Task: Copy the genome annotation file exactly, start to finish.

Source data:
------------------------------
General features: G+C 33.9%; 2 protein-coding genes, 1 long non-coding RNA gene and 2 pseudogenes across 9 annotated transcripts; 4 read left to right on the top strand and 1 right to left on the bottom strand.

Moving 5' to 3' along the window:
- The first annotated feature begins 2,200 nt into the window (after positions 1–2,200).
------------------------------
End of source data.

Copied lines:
General features: G+C 33.9%; 2 protein-coding genes, 1 long non-coding RNA gene and 2 pseudogenes across 9 annotated transcripts; 4 read left to right on the top strand and 1 right to left on the bottom strand.

Moving 5' to 3' along the window:
- The first annotated feature begins 2,200 nt into the window (after positions 1–2,200).